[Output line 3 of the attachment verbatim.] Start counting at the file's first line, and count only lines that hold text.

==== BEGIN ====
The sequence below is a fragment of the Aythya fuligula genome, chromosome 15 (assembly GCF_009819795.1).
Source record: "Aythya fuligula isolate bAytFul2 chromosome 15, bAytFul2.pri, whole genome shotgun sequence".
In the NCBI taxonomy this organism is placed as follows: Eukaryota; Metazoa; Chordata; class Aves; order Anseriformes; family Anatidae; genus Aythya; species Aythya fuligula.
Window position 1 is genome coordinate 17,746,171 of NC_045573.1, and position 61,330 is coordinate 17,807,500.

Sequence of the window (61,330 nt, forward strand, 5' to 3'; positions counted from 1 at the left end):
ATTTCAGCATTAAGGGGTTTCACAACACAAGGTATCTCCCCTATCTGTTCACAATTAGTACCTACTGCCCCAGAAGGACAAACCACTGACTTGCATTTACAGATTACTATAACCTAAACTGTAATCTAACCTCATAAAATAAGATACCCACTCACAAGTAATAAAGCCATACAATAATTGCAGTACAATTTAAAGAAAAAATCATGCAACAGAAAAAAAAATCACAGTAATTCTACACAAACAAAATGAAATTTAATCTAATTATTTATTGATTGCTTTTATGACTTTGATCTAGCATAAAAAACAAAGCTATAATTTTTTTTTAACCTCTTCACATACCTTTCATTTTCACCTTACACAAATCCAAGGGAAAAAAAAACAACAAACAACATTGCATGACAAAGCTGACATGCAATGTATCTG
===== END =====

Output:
In the NCBI taxonomy this organism is placed as follows: Eukaryota; Metazoa; Chordata; class Aves; order Anseriformes; family Anatidae; genus Aythya; species Aythya fuligula.